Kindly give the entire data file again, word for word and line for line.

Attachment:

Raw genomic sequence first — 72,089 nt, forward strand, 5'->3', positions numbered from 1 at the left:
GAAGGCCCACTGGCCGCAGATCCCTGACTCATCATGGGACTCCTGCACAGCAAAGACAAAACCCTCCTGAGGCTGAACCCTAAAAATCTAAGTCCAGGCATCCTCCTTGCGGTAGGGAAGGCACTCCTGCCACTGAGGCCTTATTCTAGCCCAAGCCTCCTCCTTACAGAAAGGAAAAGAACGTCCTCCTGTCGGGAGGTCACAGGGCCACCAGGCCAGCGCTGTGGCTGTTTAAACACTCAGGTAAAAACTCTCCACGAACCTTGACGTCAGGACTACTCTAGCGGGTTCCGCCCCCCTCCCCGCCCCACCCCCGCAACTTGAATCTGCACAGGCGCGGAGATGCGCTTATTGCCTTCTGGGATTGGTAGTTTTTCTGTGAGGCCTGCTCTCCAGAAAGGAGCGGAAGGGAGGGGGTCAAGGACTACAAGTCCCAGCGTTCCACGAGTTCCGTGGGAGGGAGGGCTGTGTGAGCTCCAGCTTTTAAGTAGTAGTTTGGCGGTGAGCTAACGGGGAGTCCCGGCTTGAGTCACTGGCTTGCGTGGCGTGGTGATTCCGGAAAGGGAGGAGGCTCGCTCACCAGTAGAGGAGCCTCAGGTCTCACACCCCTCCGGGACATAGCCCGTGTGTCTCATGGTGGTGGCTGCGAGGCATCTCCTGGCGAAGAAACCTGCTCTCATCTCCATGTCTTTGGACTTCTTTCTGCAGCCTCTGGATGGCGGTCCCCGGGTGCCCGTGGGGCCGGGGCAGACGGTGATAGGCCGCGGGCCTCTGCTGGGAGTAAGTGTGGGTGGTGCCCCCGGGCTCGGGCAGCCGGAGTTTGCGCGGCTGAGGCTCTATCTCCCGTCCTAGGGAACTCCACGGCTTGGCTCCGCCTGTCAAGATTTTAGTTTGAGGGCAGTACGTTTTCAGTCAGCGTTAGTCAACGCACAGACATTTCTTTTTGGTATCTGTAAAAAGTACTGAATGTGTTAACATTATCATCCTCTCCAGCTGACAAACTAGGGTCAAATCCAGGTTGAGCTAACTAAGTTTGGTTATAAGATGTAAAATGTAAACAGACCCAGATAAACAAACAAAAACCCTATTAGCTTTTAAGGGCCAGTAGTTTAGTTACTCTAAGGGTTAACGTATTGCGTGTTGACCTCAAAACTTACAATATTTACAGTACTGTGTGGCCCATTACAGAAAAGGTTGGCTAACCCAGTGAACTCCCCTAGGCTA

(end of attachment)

Raw genomic sequence first — 72,089 nt, forward strand, 5'->3', positions numbered from 1 at the left:
GAAGGCCCACTGGCCGCAGATCCCTGACTCATCATGGGACTCCTGCACAGCAAAGACAAAACCCTCCTGAGGCTGAACCCTAAAAATCTAAGTCCAGGCATCCTCCTTGCGGTAGGGAAGGCACTCCTGCCACTGAGGCCTTATTCTAGCCCAAGCCTCCTCCTTACAGAAAGGAAAAGAACGTCCTCCTGTCGGGAGGTCACAGGGCCACCAGGCCAGCGCTGTGGCTGTTTAAACACTCAGGTAAAAACTCTCCACGAACCTTGACGTCAGGACTACTCTAGCGGGTTCCGCCCCCCTCCCCGCCCCACCCCCGCAACTTGAATCTGCACAGGCGCGGAGATGCGCTTATTGCCTTCTGGGATTGGTAGTTTTTCTGTGAGGCCTGCTCTCCAGAAAGGAGCGGAAGGGAGGGGGTCAAGGACTACAAGTCCCAGCGTTCCACGAGTTCCGTGGGAGGGAGGGCTGTGTGAGCTCCAGCTTTTAAGTAGTAGTTTGGCGGTGAGCTAACGGGGAGTCCCGGCTTGAGTCACTGGCTTGCGTGGCGTGGTGATTCCGGAAAGGGAGGAGGCTCGCTCACCAGTAGAGGAGCCTCAGGTCTCACACCCCTCCGGGACATAGCCCGTGTGTCTCATGGTGGTGGCTGCGAGGCATCTCCTGGCGAAGAAACCTGCTCTCATCTCCATGTCTTTGGACTTCTTTCTGCAGCCTCTGGATGGCGGTCCCCGGGTGCCCGTGGGGCCGGGGCAGACGGTGATAGGCCGCGGGCCTCTGCTGGGAGTAAGTGTGGGTGGTGCCCCCGGGCTCGGGCAGCCGGAGTTTGCGCGGCTGAGGCTCTATCTCCCGTCCTAGGGAACTCCACGGCTTGGCTCCGCCTGTCAAGATTTTAGTTTGAGGGCAGTACGTTTTCAGTCAGCGTTAGTCAACGCACAGACATTTCTTTTTGGTATCTGTAAAAAGTACTGAATGTGTTAACATTATCATCCTCTCCAGCTGACAAACTAGGGTCAAATCCAGGTTGAGCTAACTAAGTTTGGTTATAAGATGTAAAATGTAAACAGACCCAGATAAACAAACAAAAACCCTATTAGCTTTTAAGGGCCAGTAGTTTAGTTACTCTAAGGGTTAACGTATTGCGTGTTGACCTCAAAACTTACAATATTTACAGTACTGTGTGGCCCATTACAGAAAAGGTTGGCTAACCCAGTGAACTCCCCTAGGCTA